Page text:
[time-nuts] My HP 5370B reads 6 nS out!

Bob Camp kb8tq at n1k.org
Tue Jun 16 07:01:52 EDT 2015


Hi
> On Jun 15, 2015, at 9:51 PM, Peter Reilley <peter at reilley.com> wrote:
> 
> Frank;
> 
> Thanks for your long and detailed explanation.
> 
> I was able to get the internal OCXO to that precision but it was probably
> luck
> to get the trimmer that close.   I worked at it for a while.
> 
> I am using T.I. mode with the averaging mode.   I assumed that it took 10K
> readings
> and averaged the results.   Is that not correct?   Is something mode
> complicated
> going on?
> 
> I will have to set up the GPIB and give that a try.   I did get TimeLab.
> This will be new territory to me.
> 
> I did try measuring it's own 10 MHz frequency with 1 sec gate time.   It
> bounces 
> around by about +- 4 in the 10th decimal place.
> 
> Is my calibration with the rubidium oscillator valid?   Could it be
> that far off?

An “old style” analog tune Rb could tune a max of 1x10^-8. It’s rare
to see them more than 3x10^-9 off. Most are running under 5x10^-10 when
received from the salvage yard. 

The “new style” digital tuned Rb’s have a range limited by their VCXO (if
it’s limited at all). They *should* be < 3x10^-9 as received from salvage.
They could be much further off.

Since all of these are tunable devices. The only way to be sure of their
accuracy is to calibrate them against something good.

Bob

> 
> I will have to ponder this some more.
> 
> 
> Pete.
> 
> 
> -----Original Message-----
> From: time-nuts [mailto:time-nuts-bounces at febo.com] On Behalf Of Frank
> Stellmach
> Sent: Monday, June 15, 2015 5:01 PM
> To: time-nuts at febo.com
> Subject: [time-nuts] My HP 5370B reads 6 nS out!
> 
> Pete,
> 
> you do not specify, whether you use FREQ or T.I. when you use the averaging
> function.
> 
> First of all, its OCXO can be adjusted to a few parts in 1e-9 only, as the
> trimmer is too unprecise.
> If the OCXO is running for several weeks already (idle state), its drift may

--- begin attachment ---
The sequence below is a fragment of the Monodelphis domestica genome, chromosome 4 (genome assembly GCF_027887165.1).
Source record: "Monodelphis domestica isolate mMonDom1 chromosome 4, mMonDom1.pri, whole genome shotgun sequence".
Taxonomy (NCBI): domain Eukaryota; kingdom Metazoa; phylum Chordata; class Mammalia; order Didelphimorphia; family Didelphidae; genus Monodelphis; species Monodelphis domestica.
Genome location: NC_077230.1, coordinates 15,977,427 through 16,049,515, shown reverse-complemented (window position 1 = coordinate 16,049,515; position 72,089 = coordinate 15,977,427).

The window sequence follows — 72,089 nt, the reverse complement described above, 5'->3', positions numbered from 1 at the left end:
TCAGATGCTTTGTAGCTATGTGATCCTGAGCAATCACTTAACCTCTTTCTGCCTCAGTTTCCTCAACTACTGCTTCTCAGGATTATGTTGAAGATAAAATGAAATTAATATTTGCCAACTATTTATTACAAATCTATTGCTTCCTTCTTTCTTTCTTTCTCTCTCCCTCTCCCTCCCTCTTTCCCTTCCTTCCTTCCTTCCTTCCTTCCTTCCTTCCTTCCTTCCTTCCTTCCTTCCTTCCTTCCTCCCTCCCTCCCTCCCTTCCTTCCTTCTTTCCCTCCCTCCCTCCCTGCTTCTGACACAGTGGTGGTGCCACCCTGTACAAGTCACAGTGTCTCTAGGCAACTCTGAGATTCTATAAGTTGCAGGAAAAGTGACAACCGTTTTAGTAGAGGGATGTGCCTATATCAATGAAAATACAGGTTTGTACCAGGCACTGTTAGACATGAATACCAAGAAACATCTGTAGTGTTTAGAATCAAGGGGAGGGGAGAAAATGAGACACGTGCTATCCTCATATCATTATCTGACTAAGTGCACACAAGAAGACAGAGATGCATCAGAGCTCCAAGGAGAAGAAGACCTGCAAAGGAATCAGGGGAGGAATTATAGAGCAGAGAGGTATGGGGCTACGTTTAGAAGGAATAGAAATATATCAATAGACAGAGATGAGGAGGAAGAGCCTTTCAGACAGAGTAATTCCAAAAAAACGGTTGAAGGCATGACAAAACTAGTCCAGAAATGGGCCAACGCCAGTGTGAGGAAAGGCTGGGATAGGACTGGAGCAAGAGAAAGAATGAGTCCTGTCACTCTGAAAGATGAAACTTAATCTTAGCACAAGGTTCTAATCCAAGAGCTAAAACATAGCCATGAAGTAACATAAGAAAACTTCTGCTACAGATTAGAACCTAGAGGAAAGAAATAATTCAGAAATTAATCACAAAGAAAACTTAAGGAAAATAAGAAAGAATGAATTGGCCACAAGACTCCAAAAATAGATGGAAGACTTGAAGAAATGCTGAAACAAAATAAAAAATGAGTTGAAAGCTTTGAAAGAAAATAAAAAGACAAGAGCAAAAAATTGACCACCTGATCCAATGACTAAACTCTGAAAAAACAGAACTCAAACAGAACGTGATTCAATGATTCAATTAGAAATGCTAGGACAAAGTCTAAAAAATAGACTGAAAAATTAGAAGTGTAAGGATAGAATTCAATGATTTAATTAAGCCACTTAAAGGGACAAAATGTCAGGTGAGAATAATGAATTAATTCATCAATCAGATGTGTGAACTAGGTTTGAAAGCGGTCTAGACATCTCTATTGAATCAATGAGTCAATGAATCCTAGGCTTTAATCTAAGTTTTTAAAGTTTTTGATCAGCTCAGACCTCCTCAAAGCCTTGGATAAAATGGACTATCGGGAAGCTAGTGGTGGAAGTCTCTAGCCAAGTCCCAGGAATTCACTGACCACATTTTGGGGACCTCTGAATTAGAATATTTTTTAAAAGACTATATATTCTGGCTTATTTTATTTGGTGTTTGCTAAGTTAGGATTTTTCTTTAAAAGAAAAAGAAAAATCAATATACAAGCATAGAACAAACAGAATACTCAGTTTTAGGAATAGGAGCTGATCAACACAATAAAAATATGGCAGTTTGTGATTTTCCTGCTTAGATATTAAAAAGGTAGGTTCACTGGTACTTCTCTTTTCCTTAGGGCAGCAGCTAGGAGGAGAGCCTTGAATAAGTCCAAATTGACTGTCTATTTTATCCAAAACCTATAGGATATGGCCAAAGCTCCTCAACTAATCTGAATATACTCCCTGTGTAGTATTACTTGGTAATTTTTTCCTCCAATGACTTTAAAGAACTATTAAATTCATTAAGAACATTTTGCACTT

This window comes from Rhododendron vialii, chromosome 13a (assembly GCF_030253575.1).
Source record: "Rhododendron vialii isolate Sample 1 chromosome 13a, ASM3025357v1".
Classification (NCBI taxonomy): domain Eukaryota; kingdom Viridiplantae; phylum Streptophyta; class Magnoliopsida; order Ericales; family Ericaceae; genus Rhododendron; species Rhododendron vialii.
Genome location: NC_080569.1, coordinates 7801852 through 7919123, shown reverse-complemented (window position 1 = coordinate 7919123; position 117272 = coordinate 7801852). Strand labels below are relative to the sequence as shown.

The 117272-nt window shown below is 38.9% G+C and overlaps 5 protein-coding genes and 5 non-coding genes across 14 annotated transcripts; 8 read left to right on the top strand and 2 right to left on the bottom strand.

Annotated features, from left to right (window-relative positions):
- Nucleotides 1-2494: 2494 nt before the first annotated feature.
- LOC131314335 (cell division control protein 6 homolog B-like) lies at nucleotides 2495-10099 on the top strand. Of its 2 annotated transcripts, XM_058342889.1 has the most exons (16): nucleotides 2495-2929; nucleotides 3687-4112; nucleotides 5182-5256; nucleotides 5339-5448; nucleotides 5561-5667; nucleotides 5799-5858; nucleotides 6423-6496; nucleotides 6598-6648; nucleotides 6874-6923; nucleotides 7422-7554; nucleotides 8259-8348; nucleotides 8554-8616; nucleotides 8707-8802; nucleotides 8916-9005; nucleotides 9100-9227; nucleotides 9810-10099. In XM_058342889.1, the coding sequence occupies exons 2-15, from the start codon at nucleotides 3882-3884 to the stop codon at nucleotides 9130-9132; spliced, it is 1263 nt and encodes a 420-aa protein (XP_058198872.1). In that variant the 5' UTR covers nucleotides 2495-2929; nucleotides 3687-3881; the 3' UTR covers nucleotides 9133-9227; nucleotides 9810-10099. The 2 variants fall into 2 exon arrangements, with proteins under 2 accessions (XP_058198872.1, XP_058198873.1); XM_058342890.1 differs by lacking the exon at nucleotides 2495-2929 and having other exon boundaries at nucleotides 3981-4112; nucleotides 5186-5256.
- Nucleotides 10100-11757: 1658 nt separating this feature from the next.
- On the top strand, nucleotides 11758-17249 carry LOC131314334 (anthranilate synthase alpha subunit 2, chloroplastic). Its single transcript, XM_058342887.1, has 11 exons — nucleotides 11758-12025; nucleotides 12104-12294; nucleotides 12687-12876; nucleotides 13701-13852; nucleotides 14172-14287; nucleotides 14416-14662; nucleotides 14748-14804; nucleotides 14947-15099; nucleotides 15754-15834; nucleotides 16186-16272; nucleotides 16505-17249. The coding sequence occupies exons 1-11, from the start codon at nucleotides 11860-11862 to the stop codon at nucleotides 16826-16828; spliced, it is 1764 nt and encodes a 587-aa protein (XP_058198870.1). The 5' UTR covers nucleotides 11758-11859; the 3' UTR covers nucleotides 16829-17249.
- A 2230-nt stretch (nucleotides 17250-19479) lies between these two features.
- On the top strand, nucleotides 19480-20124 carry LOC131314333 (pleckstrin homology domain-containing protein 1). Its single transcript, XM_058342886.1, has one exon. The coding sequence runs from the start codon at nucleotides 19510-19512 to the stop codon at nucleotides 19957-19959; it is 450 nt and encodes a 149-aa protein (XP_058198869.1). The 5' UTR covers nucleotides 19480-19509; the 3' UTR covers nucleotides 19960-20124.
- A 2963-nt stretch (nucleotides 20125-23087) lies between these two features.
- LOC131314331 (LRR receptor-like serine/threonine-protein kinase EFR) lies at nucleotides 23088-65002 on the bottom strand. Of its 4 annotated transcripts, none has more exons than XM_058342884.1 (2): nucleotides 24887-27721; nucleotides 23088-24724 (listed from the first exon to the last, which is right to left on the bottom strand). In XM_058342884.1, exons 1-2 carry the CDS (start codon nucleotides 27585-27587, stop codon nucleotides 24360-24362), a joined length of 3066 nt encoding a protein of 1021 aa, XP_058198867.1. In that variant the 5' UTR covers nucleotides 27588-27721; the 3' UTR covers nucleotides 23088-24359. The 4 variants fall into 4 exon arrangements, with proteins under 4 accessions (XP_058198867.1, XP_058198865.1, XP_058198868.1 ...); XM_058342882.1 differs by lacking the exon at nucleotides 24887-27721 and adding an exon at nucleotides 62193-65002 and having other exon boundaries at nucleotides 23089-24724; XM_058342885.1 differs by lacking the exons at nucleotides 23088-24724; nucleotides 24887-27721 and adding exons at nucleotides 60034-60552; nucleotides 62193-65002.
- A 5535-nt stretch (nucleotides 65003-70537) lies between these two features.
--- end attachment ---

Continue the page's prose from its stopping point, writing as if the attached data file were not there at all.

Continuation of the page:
> be as low as a few parts in 1e-10 or better.
> 
> If you put the instrument to FREQ mode, you may measure and the 10MHz of the
> GPSDO standard to about 2e-11 resolution, if you use 1sec time base on the
> 5370B.
> That should work also, if you directly measure 1pps, but you have to
> properly adjust the trigger level.
> Important: Don't use the 10k statistics, set the 5370A also to 1sec time
> base!
> Due to this low frequency, jitter should be higher, see specifications.
> 
> You better do statistics by means of a PC, over GPIB.
> That will show the 30ps jitter of the 5370B, and the jitter of the GPSDO, on
> the order of 1e-10.
> 
> You may also calibrate the OCXO of the 5370B this way, instead of that
> oscilloscope method.
> 
> I strongly recommend Timelab from John Miles to do these measurements
> properly.
> http://www.ke5fx.com/timelab/readme.htm
> 
> 
> If you use the internal 10k statistics 10k, pay attention!!
> 
> In this instance, the 5370B will do the frequency measurement in a 
> different manner..
> Not 100% sure, it will be a sort of a T.I. measurement, calculated to 
> frequency.
> And that may produce a constant offset, if the internal T.I. calibration 
> is not done properly.
> Look into the specs, its absolute T.I. uncertainty is 1ns only, although 
> it resolves 20ps.
> 
> 
> You may check that behaviour, if you apply its own 10Mhz OCXO ouput to 
> the FREQ input, and measure this frequency first on FREQ, 1sec.
> That should give nearly exactly 10MHz, < 1e-10 jitter or deviation.
> Mine reads 9.999 999 999 85 MHz, for example.
> 
> If you now switch to AVERAGE, SAMPLE SIZE 1, 100, 1k, 10K, you will see, 
> that you will get big deviations as big as 0.1%, although it should 
> measure its own OCXO to precisely 10.00000MHZ.
> Mine reads 9,989 294 5 MHz, for example.
> 
> That's due to the different measurement method, and should explain 
> 6..7ns deviation on the 1pps signal also.
> 
> This averaging should only be used with T.I.!
> 
> Frank
> 
> 
> 
> 
> 
> 
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